It’s one reason I hate celebrity worship. A reaction I had to this was to downplay any experiences of assault I might have, like I was lucky and got away without getting truly assaulted. I’ve seen loads of women do this. But we feel the consequences of the assaults we undergo, and we project this onto famous women to empathise with them instead. We also emphasize the importance of believing women / victims of assault to an almost religious degree, but if it doesn’t go any further, that’s just a confession booth, or an exchange of experiences. There has to be some kind of principle that rape shouldn’t be done to people. And that women are people. Those are two basic things that I’m not seeing here, or maybe in words but certainly not in practice.

          • That’s a huge load of wisdom you’ve put into this answer – thank you very much, I sincerely appreciate your opinion!
            We do wish we could use our analysis and synthesis genes on other topics, don’t we 🙁

            To add a less important aspect: I tend to get sceptical when we women decide dressing for the occasion is the right way to react to real-life issues. It is a bit like saying to herself: “Oh, I would love to do something creative today, maybe pottery. So what should I wear?” (it is a silly example, but it pops up in my head whenever I think about this topic). Now, this whole black dress idea was supposed to transcend the clothes, I get it, it’s just that it will fizz out if things don’t change for real, in lives of non-famous women, as you said. I also agree that celebrity events may not change my life as a woman (who grew up in what turned out to be a very modern society if compared to today’s Germany (I cringe and suffer every time I think of this, but the fact is my education as a girl in rural Yugoslavia must have been more modern than in parts of Germany I have lived in so far – many people notice this difference in behaviour, for real). And many other things. The other story I cannot forget is from a friend telling me how emotionally disturbing it was for him when a candidate for a job he was offering turned up for her job interview in a rather sheer blouse. He was insulted by her assumption about him and totally unhappy because he had wanted to employ a competent woman…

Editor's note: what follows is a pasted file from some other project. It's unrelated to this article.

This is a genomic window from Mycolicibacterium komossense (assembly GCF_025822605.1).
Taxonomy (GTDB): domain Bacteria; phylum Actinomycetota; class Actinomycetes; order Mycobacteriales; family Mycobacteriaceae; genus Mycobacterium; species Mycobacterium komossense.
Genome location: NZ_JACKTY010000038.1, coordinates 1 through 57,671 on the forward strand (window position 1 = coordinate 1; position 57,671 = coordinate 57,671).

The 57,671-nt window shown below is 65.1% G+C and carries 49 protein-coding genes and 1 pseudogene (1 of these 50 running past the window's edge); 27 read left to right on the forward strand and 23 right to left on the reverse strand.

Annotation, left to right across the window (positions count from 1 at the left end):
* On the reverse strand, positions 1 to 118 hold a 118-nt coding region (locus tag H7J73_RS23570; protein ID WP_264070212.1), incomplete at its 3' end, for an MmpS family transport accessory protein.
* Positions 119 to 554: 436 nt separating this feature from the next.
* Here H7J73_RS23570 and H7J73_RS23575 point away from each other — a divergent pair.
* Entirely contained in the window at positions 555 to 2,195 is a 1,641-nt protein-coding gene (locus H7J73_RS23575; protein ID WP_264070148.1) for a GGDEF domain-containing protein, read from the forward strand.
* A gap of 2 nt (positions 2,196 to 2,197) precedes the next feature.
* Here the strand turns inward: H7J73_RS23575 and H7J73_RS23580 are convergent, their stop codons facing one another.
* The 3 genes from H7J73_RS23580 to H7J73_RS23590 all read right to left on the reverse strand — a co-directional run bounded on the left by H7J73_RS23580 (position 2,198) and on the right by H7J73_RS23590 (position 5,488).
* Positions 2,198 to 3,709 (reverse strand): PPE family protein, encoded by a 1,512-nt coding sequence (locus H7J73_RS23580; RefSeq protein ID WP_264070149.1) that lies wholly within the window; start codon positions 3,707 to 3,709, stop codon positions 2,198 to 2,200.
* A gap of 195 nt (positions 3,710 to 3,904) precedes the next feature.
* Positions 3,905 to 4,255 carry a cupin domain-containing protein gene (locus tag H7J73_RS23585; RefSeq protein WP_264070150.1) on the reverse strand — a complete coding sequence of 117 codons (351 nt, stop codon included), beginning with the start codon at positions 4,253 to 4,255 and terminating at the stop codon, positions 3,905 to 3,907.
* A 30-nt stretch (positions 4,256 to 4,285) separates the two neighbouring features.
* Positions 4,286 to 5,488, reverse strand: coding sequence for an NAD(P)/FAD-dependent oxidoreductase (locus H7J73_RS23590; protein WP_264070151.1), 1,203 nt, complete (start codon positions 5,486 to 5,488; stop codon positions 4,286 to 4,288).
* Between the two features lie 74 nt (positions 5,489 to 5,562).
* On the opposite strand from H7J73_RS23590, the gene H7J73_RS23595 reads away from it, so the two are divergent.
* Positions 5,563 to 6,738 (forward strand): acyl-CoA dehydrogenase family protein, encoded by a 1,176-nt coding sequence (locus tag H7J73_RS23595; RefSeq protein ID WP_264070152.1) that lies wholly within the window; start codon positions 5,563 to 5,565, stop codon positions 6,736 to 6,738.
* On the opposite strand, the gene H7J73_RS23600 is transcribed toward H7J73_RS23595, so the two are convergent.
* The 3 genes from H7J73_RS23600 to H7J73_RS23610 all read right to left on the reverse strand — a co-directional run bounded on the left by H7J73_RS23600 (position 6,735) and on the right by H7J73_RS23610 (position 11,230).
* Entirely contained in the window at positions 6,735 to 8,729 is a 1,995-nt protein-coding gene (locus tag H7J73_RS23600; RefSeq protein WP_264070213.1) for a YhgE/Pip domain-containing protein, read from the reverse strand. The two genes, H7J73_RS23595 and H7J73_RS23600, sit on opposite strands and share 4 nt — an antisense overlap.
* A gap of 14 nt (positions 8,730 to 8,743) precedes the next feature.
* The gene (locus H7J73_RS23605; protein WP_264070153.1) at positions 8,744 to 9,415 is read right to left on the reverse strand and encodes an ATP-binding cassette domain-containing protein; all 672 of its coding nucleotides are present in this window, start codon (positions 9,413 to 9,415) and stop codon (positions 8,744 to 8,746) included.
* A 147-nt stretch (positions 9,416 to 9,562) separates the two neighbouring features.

• Kattigans

            I’m interested to know why you thought inviting activists was patronizing and humiliating? I don’t think I disagree with you just want to hear an elaboration on your thoughts.

          • Elly

            Activism is years and years of lots of work. Some of it is effective, a lot of it is busywork that gets done out of tradition. There’s loads and loads of networking, also. It’s a bit like Church or charity work, basically lots of women doing lots of unpaid work, some of which is absolutely essential and some of which is kind of symbolic. It’s also, in its way, a pretty hierarchical, cut-throat world, because groups are experimenting with different ways of doing things and it bites them on the ass a lot of the time. In any case, it’s an investment of time, and it’s an emotional investment. There have been women working against rape and sexual assault for decades and decades, even setting up networks of DV shelters and rape crisis centres themselves with whatever means they had.

            To try and make out the culmination of that work to be an invitation to an awards ceremony of an industry that exploits women at all levels, even before you get to assault, and for that invitation to be as the “significant other” of a millionnaire actress whose movement was created only recently, who everyone is suddenly listening to, who invited you instead of a spouse or partner to make a point, is pretty insulting.